All participants in the BCGS program will have access to the Global Columbia Collaboratory, a non-credit virtual exchange experience that helps students learn more about global challenges, enhance their global competencies by connecting and cooperating across a global network, and empower students to make a difference in the world as global citizens. In the Collaboratory, students can engage with fellow students and the broader Columbia network to:

  • Participate in regularly scheduled theme-based global seminars from faculty and experts drawn from Columbia’s global networks;

  • Exchange perspectives and engage together in reflection on the global challenges framed by the global seminars; and

  • Engage in collaboration and ideation on projects and ideas that impact today’s society.

Life in Berlin

Curious about the student experience? Be sure to read Student Stories on our website and check out additional student testimonials on GoOverseas.


Please note that the housing options, noted below, are for students participating in the BCGS program.

Historically, the BCGS offered a one month guest stay option at the beginning of the program experience. More details will be shared, shortly, regarding this potential option for spring 2022.

Pre-arranged Apartments (Recommended by BCGS)

To ensure proper social distancing and quarantine requirements, students are encouraged to select the pre-arranged housing option for the duration of their stay. These pre-arranged apartments provide students with access to single bedrooms and private bathrooms.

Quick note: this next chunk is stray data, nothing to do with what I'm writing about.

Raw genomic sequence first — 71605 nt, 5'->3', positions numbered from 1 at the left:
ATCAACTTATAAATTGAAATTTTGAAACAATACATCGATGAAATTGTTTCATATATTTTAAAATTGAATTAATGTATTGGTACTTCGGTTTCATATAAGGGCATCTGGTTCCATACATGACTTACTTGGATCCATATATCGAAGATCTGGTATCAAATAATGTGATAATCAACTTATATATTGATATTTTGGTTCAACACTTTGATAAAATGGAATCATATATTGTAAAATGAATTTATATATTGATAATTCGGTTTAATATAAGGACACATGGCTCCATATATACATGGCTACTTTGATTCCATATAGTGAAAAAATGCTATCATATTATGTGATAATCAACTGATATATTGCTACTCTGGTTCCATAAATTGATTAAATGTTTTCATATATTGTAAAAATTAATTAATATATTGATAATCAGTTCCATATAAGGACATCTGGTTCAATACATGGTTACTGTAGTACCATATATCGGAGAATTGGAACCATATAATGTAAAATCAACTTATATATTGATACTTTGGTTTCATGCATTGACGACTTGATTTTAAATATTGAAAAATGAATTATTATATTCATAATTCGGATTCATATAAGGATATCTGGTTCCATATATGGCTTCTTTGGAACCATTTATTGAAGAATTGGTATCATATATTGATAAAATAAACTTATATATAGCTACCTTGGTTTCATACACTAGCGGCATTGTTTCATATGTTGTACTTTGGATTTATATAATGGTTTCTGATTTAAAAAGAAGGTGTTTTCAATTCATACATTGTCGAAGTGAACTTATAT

Students who wish to live in a pre-arranged apartment must commit to this option, prior to the start of the program by following the FU dorm application deadlines (late November for spring students, beginning June for fall students).

To learn more about the housing details and the application process, visit the FU website.

In particular, it may be helpful to consider the housing options at Neon Wood, THE FIZZ or The Student Hotel.

The prices and conditions are similar to Neon Wood.

The prices and conditions are similar to Neon Wood.


Dormitory living (which includes the Studentendorf Schlachtensee/Student Village) is also available to BCGS students. Please see details below:

The price for Studentendorf Schlachtensee is ~450 euros/month for a single bedroom but shared bathroom and kitchen facilities